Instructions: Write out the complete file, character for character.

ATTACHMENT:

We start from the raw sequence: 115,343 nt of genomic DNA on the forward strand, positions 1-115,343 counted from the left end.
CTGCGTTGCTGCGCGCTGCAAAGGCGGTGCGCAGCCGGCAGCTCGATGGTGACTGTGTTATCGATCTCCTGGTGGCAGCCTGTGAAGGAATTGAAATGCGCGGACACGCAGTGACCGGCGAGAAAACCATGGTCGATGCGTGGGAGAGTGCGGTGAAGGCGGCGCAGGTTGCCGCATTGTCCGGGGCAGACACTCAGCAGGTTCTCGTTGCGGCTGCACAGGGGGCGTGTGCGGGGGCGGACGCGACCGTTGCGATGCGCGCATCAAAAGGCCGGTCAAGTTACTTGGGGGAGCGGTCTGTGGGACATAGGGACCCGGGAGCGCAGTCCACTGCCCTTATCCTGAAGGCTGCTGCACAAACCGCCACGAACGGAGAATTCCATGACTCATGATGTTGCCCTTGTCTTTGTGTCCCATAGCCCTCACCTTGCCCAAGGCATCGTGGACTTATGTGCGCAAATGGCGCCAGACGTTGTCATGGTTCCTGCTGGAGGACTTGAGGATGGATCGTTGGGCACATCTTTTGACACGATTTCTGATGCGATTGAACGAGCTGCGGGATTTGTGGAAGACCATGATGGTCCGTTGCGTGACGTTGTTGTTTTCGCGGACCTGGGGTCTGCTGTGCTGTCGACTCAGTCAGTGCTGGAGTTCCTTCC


We start from the raw sequence: 115,343 nt of genomic DNA on the forward strand, positions 1-115,343 counted from the left end.
CTGCGTTGCTGCGCGCTGCAAAGGCGGTGCGCAGCCGGCAGCTCGATGGTGACTGTGTTATCGATCTCCTGGTGGCAGCCTGTGAAGGAATTGAAATGCGCGGACACGCAGTGACCGGCGAGAAAACCATGGTCGATGCGTGGGAGAGTGCGGTGAAGGCGGCGCAGGTTGCCGCATTGTCCGGGGCAGACACTCAGCAGGTTCTCGTTGCGGCTGCACAGGGGGCGTGTGCGGGGGCGGACGCGACCGTTGCGATGCGCGCATCAAAAGGCCGGTCAAGTTACTTGGGGGAGCGGTCTGTGGGACATAGGGACCCGGGAGCGCAGTCCACTGCCCTTATCCTGAAGGCTGCTGCACAAACCGCCACGAACGGAGAATTCCATGACTCATGATGTTGCCCTTGTCTTTGTGTCCCATAGCCCTCACCTTGCCCAAGGCATCGTGGACTTATGTGCGCAAATGGCGCCAGACGTTGTCATGGTTCCTGCTGGAGGACTTGAGGATGGATCGTTGGGCACATCTTTTGACACGATTTCTGATGCGATTGAACGAGCTGCGGGATTTGTGGAAGACCATGATGGTCCGTTGCGTGACGTTGTTGTTTTCGCGGACCTGGGGTCTGCTGTGCTGTCGACTCAGTCAGTGCTGGAGTTCCTTCC